Tuesday, 20 October 2020

Pancreatic cancer can now be detected early on

14 March 2017 | News | By BioSpectrum Bureau

Pancreatic cancer can now be detected early on

Currently, no diagnostic tools are available for detecting pancreatic cancer at an early stage which either leads to unnecessary surgery or untreated malignancy. As a result, pancreatic cancer has the lowest survival rate in comparison to all major cancers.

A team led by Lev T. Perelman, PhD, Director of the Center for Advanced Biomedical Imaging and Photonics at Beth Israel Deaconess Medical Center (BIDMC), has come up with a new, minimally invasive technique for identifying pre-cancerous and cancerous pancreatic lesions.

This new tool works on the principle of light scattering spectroscopy (LSS). It can be used for detecting the structural changes occurring within the pre-cancerous or cancerous cells by bouncing light off tissues and analyzing the reflected spectrum.

Perelman, who is also Professor of Medicine and Professor of Obstetrics, Gynecology and Reproductive Biology at Harvard Medical School, adds that not all pancreatic lesions are cancerous. A specific diagnostic tool is required to accurately identify the pancreatic cysts that need surgical intervention and those that do not.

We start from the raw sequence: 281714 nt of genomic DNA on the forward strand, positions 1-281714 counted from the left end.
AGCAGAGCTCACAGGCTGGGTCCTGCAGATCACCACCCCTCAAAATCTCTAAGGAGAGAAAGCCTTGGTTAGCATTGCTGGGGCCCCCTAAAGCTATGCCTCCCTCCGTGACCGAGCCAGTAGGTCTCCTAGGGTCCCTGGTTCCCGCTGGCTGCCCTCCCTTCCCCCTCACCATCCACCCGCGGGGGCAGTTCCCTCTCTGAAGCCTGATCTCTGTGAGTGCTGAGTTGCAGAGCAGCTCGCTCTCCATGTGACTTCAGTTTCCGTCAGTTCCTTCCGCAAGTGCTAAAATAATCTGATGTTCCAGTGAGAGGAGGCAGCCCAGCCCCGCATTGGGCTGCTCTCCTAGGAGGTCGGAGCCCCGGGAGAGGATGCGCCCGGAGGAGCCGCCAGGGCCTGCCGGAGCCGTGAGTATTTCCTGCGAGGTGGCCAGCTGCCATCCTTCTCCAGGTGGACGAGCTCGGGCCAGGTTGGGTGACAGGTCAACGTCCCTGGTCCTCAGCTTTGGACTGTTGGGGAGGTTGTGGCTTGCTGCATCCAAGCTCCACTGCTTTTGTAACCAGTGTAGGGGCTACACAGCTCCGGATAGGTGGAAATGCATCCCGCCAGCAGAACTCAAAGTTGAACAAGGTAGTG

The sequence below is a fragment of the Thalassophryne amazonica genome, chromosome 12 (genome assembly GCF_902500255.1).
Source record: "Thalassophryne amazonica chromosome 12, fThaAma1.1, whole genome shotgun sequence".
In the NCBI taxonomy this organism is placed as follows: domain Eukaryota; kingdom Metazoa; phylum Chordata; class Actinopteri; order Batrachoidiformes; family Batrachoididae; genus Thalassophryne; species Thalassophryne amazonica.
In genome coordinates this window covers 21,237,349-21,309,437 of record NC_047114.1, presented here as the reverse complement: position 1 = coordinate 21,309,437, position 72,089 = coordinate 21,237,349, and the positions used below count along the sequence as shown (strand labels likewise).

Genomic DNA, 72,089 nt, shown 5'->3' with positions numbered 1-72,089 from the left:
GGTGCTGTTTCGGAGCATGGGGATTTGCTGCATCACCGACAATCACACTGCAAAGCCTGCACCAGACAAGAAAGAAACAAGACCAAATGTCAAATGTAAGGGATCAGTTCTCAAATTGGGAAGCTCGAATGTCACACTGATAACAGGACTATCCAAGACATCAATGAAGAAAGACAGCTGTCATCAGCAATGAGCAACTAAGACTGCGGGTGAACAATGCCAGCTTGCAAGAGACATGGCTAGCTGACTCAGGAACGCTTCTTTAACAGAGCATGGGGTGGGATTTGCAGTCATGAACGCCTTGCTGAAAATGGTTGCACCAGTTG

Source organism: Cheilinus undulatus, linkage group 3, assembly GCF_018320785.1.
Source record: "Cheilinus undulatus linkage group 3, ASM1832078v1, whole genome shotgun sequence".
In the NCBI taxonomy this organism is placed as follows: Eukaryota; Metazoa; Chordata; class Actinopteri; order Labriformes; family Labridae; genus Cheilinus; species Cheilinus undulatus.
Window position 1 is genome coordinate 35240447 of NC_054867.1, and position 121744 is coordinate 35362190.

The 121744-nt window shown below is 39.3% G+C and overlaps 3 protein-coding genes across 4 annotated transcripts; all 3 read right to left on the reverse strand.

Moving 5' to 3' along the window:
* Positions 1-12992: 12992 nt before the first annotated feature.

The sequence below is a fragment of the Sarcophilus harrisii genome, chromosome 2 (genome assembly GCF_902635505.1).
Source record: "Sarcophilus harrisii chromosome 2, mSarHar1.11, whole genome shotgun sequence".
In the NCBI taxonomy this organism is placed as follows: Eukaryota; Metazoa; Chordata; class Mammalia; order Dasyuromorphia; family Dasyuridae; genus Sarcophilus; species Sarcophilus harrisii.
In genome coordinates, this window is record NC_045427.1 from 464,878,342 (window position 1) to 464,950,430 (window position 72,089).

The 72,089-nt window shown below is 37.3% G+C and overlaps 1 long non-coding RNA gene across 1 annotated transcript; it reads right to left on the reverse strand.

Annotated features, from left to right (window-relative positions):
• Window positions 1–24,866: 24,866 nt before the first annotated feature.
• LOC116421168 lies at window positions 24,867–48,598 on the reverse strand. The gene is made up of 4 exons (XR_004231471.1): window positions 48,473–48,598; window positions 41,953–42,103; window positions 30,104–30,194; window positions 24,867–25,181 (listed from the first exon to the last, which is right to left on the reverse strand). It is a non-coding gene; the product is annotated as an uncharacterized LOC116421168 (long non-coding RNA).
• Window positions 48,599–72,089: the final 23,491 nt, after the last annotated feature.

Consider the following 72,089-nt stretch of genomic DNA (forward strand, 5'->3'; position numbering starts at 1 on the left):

High definition scanning technologies such as MRI and CT imaging are being used for detecting pancreatic cysts but they provide very limited information about the cysts' malignancy.


Cytology is the only preoperative test currently used for identifying malignancy but it has only 58 percent accuracy. The experiments done by Perelman and his team show that LSS techniques is able to achieve 95 percent accuracy for detecting malignancy.

Co-lead author Douglas K. Pleskow, MD, Clinical Chief of the Division of Gastroenterology and Director of the Colon and Rectal Cancer Program at the Cancer Center at BIDMC, feels that this new technology has a high level of precision in distinguishing between harmless pancreatic cysts and those with malignant potential.

The accuracy posed by the LSS system needs to be further analyzed using post-operative tissues. This new technique has the potential to serve as a major advance against pancreatic cancer.

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